UNLIMITED Audiobooks and eBooks

Over 40,000 books & works on all major devices

Get ALL YOU CAN for FREE for 30 days!

The Cask of Amontillado

Edgar Allan Poe

Book Overview: 

"The Cask of Amontillado" is a short story by Edgar Allan Poe.
The story is set in a nameless Italian city in an unspecified year and is about the narrator's deadly revenge on a friend whom he believes has insulted him. Like several of Poe's stories, and in keeping with the 19th-century fascination with the subject, the narrative revolves around a person being buried alive—in this case, by immurement. (summary by wikipedia)

How does All You Can Books work?

All You Can Books gives you UNLIMITED access to over 40,000 Audiobooks, eBooks, and Foreign Language courses. Download as many audiobooks, ebooks, language audio courses, and language e-workbooks as you want during the FREE trial and it's all yours to keep even if you cancel during the FREE trial. The service works on any major device including computers, smartphones, music players, e-readers, and tablets. You can try the service for FREE for 30 days then it's just $19.99 per month after that. So for the price everyone else charges for just 1 book, we offer you UNLIMITED audio books, e-books and language courses to download and enjoy as you please. No restrictions.

Book Excerpt: 
. . .I encountered my friend. He accosted me with excessive warmth, for he had been drinking much. The man wore motley. He had on a tight-fitting parti-striped dress, and his head was surmounted by the conical cap and bells. I was so pleased to see him, that I thought I should never have done wringing his hand.

I said to him—"My dear Fortunato, you are luckily met. How remarkably well you are looking to-day! But I have received a pipe of what passes for Amontillado, and I have my doubts."

"How?" said he. "Amontillado? A pipe? Impossible! And in the middle of the carnival!"

"I have my doubts," I replied; "and I was silly enough to pay the full Amontillado price without consulting you in the matter. You were not to be found, and I was fearful of losing a bargain."


"I have my doubts."


"And I must satisfy them."

"Amontillado!" Read More

Community Reviews

The Cask of Amontillado by Edgar Allan Poe is a classic tale of revenge. Since there are dozens of posts here, my review will take a particular slant: what German pessimistic philosopher Arthur Schopenhauer has to say about the psychology of revenge and how the revengeful narrator in Poe’s tale rela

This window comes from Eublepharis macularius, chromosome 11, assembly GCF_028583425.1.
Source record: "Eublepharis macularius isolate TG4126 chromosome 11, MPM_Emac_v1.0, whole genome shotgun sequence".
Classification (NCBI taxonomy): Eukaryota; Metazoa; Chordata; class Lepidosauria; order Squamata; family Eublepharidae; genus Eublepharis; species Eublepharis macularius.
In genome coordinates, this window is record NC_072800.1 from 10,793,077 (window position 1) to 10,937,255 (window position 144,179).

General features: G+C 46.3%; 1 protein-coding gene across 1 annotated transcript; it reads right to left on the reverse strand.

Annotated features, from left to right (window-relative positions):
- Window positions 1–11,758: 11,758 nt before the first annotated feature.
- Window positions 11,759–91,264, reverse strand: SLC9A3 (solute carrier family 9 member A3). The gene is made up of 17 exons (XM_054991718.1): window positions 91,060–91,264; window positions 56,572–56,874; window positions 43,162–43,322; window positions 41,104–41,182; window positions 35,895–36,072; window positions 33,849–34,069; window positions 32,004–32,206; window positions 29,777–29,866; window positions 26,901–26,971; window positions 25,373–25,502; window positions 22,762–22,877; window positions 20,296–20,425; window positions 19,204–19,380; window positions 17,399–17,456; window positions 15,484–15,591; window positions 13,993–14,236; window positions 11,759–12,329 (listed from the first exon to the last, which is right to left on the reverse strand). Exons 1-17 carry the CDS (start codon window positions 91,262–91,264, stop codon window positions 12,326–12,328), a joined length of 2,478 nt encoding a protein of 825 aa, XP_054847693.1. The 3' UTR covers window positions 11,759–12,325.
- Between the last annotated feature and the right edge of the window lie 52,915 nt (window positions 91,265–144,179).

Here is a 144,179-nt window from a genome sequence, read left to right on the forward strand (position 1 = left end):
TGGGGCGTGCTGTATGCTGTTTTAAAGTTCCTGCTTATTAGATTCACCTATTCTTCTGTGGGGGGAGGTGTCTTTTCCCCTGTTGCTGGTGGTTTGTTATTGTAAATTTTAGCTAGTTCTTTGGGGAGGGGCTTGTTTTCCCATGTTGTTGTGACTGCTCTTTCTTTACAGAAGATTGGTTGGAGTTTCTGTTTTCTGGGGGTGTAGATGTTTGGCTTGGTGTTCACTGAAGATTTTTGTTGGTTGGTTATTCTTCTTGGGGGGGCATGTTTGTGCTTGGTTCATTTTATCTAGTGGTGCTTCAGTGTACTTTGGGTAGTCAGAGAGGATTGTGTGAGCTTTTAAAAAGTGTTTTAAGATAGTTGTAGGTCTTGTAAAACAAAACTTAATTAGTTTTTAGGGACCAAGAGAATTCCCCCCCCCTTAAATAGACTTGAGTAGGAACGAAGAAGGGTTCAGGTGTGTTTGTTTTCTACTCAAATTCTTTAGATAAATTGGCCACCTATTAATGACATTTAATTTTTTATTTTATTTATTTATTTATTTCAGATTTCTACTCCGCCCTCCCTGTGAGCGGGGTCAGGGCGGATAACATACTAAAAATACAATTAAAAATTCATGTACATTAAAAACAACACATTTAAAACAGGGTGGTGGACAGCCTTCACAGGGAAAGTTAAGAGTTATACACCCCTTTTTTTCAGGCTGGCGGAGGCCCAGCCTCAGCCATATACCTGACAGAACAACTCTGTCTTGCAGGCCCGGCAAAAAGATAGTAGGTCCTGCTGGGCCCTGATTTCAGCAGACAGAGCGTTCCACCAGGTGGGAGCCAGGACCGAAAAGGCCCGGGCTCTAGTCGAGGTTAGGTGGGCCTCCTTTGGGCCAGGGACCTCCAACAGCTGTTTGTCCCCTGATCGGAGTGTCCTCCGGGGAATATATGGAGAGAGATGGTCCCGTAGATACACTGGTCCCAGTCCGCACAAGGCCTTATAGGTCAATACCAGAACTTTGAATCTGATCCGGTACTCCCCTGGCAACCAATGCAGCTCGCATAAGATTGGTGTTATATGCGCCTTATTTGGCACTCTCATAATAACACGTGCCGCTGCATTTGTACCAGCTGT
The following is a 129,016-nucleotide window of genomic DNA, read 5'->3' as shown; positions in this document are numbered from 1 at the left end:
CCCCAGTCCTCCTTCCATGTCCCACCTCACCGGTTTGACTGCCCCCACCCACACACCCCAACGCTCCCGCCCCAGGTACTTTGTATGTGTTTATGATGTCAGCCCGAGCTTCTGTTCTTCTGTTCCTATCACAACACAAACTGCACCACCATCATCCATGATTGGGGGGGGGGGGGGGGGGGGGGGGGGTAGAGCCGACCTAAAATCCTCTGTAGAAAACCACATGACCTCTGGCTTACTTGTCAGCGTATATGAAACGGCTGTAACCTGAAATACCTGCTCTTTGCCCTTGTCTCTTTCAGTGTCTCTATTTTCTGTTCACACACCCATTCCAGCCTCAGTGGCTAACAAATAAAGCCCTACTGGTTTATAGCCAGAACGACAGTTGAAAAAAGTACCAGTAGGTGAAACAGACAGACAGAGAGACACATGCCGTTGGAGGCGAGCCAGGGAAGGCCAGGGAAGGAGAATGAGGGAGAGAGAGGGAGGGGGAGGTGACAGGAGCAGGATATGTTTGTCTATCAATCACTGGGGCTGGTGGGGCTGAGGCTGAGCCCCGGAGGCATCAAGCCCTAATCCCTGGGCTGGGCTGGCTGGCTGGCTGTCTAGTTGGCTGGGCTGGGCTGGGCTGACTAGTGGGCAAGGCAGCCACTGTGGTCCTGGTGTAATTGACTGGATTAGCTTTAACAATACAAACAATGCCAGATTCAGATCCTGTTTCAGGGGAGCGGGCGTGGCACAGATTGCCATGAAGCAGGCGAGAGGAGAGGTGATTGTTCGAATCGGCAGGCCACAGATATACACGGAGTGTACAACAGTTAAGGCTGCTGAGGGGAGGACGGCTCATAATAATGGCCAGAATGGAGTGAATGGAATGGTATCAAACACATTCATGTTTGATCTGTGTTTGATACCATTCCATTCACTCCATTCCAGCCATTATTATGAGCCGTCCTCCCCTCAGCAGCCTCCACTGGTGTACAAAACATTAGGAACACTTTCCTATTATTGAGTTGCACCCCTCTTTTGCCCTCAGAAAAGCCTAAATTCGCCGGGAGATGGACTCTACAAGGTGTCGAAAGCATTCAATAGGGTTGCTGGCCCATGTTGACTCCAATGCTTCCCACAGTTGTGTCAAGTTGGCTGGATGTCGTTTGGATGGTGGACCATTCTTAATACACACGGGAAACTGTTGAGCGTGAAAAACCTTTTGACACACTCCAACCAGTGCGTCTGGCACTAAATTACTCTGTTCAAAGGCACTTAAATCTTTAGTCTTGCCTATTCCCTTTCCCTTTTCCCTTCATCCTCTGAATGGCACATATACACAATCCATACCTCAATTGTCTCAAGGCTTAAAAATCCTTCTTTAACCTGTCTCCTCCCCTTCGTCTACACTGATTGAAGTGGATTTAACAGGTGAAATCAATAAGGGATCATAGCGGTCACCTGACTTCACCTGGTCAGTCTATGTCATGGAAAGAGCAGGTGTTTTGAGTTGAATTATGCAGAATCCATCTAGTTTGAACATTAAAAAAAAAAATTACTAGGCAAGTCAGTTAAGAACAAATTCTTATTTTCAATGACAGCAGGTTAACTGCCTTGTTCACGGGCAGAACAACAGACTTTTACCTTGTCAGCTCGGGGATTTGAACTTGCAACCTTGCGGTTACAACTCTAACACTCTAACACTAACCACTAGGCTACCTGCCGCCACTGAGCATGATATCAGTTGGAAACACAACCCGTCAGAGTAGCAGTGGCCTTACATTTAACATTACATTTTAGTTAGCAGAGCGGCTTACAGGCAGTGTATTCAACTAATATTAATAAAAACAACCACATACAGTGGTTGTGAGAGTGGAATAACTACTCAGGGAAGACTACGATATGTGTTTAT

An efficacious story on “revenge with impunity” and “premature burial”. For me, it is a perfect “story of VANITY!”. A revenge which laid hidden for half-a-century, and is revealed to the readers by the redresser & narrator (the main character), Montresor.

We as a reader turn into a confidant, to his

Una historia de vinos. Una historia de soberbia y traición. Una historia de venganza y muerte.

A story of wines. A story of pride and betrayal. A story of revenge and death.

The Cask of Amontillado by Edgar Allan Poe

A short piece of writing and the story was strange. But it possessed some dark, creepy, morbid ideas, which might be distressing for some readers. Mainly, It's a short tale about hatred. And that story showed the darkest side of humankind. However, I had to

لا يحمل الحقد من تعلو به الرتب *
*و لا ينال العلا من طبعه الغضب

ما بين الحقد و الانتقام يؤرجحنا ادجار بقسوة شديدة في احدى اقوى قصص الدفن حيا و اكثرها رمزية

مونترسور رواي القصة يحكى لنا قصة انتقامه الاخير من فورتناتو صديقه الثري خبير النبيذ الذي اهانه مرارا
و من اسمه ندرك كم ان "فورتناتو "موفق و مثير

”A succession of loud and shrill screams, bursting suddenly from the
throat of the chained form, seemed to thrust me violently back. For a
brief moment I hesitated--I trembled. Unsheathing my rapier, I began
to grope with it about the recess; but the thought of an instant
reassured me. I placed my hand

Typically this is considered a tale of revenge. I'm going to go out on a limb and argue that it's not. The only notion we have of revenge--of the narrator, Montresor, actually being wronged--comes in the wonderfully vague opening sentence: "The thousand injuries of Fortunato I had borne as I best co

Possibly my favorite Edgar Allen Poe story! Final review, first posted on Fantasy Literature:

Our narrator Montresor, an Italian nobleman, explains ― in a suspiciously vague way ― how his friend Fortunato has mortally offended and insulted him. Montresor sets himself on a course of implacable revenge

View More Reviews